In terms of my own personal reaction, and fully aware that some others will certainly consider my opinion as sullenly over-harsh, I would certainly still recommend 'Gravity', with a rating of.............7.

Thursday, 7 November 2013


Director Stephen Frears can usually be relied upon to come up with a film that is both significant and superior. He's already been responsible for so many of them over the last three decades or more - and here, with the flawless contributions of the acting masterclass that is Judi Dench, and the increasingly and impressively versatile Steve Coogan, he's given us a film that is right up there with the very best of them. This is an exceptionally fine film!

It is based on the true story of an Irish woman, Philomena Lee, as recorded by Martin Sixsmith, his being a household name in the 1980s and 90s for us news-junkies as, among other things he was, for a time, chief BBC correspondent in Moscow and in Washington - before joining Tony Blair's government as adviser, only to later fall out with them.

This film concerns Philomena's (Dench) 50-year search for the child she had to give up (actually sold!) for adoption, by the nuns of the institution she attended (one of the notorious 'Magdelene Laundries' for orphaned and disowned girls run in Ireland by the 'Sisters of Mercy'), because it was born illegitimate to her  when she had barely entered her teenage years. Coogan, as Sixsmith, is the writer who, initially reluctant to take up the story, becomes driven by a curiosity followed by a steely determination to assist, then taking her to America where the track leads.

I was aware of the vague outline of the story but I was totally unprepared for a certain most interesting  dimension to develop, which I shan't disclose here.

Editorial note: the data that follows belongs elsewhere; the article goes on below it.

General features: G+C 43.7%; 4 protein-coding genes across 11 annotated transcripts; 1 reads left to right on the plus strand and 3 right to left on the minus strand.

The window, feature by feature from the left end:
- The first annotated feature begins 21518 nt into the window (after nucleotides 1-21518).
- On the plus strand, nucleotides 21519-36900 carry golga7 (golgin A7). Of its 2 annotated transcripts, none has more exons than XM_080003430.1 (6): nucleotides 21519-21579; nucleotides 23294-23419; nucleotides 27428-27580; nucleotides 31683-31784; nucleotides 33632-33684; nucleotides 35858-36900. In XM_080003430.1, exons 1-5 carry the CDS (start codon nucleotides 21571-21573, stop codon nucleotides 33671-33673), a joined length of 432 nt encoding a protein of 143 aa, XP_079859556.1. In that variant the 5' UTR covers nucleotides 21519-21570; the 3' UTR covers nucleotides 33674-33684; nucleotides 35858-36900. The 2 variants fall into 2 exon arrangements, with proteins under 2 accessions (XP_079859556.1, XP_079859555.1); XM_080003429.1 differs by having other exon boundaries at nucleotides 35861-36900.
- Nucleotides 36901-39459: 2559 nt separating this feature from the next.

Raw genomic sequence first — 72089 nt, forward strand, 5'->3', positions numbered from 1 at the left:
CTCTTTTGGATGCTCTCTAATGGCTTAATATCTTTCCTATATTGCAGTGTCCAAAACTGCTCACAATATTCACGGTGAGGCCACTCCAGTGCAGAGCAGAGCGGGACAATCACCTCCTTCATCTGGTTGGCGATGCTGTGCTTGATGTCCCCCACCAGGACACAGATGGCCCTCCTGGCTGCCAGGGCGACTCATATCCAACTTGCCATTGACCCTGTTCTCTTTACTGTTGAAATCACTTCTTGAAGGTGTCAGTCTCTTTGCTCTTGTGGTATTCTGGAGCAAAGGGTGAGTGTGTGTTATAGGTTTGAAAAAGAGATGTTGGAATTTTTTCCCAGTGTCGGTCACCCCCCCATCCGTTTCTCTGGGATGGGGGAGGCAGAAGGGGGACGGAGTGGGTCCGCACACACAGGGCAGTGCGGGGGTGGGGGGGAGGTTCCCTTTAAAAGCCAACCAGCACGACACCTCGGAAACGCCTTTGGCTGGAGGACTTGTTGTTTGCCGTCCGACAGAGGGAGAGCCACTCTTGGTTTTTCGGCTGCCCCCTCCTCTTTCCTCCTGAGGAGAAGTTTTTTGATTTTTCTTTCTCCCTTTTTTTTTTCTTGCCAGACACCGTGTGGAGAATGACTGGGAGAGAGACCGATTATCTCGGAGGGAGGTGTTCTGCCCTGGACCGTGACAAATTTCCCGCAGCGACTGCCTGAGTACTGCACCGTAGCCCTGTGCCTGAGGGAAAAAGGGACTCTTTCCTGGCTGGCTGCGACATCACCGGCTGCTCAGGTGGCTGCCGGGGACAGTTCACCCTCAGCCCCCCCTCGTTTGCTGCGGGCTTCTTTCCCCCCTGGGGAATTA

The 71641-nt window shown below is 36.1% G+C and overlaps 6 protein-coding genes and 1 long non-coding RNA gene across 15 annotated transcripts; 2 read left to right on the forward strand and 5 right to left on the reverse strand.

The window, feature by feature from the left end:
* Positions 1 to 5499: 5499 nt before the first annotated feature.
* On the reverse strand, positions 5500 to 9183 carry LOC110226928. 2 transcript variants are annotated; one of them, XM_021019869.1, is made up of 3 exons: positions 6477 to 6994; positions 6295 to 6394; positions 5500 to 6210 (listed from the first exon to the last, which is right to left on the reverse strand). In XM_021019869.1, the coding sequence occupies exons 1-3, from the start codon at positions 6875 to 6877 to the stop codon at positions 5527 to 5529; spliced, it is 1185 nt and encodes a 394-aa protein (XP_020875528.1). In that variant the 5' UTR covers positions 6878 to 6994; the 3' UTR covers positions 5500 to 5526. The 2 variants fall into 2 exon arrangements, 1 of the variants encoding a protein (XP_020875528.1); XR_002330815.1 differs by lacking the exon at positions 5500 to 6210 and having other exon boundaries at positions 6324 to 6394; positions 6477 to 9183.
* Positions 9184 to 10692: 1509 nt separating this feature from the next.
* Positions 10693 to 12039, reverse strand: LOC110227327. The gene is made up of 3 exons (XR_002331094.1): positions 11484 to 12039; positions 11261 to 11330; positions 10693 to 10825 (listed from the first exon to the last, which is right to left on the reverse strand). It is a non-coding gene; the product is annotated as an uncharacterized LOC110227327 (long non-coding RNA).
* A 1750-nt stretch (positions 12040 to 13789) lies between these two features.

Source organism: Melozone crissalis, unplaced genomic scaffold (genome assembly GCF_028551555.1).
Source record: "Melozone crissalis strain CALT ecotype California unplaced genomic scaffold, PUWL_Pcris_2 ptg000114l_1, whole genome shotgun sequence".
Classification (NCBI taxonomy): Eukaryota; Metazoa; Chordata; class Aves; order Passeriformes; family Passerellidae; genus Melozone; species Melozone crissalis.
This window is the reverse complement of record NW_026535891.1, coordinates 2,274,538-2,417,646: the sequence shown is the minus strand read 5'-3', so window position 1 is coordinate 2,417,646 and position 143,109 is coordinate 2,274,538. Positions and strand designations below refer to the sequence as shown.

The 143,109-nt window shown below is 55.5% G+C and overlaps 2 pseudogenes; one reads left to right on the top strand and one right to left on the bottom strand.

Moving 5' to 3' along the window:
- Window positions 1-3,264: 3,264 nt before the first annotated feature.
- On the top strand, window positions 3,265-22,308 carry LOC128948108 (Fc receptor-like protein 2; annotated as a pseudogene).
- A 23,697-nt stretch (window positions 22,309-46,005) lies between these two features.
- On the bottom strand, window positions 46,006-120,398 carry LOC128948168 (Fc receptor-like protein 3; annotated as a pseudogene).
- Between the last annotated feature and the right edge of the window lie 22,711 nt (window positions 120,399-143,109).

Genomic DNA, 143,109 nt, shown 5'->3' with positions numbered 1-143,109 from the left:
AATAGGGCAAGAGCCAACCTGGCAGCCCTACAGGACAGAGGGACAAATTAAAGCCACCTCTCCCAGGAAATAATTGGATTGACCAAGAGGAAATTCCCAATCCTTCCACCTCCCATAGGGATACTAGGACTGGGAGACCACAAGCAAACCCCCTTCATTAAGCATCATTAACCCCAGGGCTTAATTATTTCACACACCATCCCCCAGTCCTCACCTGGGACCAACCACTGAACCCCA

The film contains a strong indictment of the Catholic Church's attitude of the time (and still continuing in places) regarding the 'heinousness' of extra-marital sex. Any consequent birth, attended by the nuns, has all anaesthetics and pain relief withheld, in order that the young mother experiences the excruciating pain brought about by her grievous 'sin'.
The Sixsmith character is a former Catholic, now atheist (rather like me, in that respect) who articulates condemnations of the Church on this issue with words which, I'm sure, a lot of us would wish to have delivered ourselves. In fact in the climactic final confrontation I was half-inclined to cheer him on. Philomena, meanwhile, retains her faith despite the lifetime of hurt that the Church has done to her.

Coogan is also one of the script's two co-writers - and it's a magnificent one, concentrated significance with hardly an extraneous word. Most satisfying to listen to.

It's incredible to think that Dench is only one month away from turning 79. Whenever she decides to retire, which surely can't be far away now, she'll have left us a body of work which any other respectable actor would die for. If she has been somewhat over-frequent on screen in recent years I don't mind that in the least. My attitude is to treasure her while we've got her. Besides, she never delivers a dud. (If you haven't yet seen her in 'Notes on a Scandal'  [2006], I'd urge all serious cineastes to catch it. It's a performance that left me transfixed with admiration.)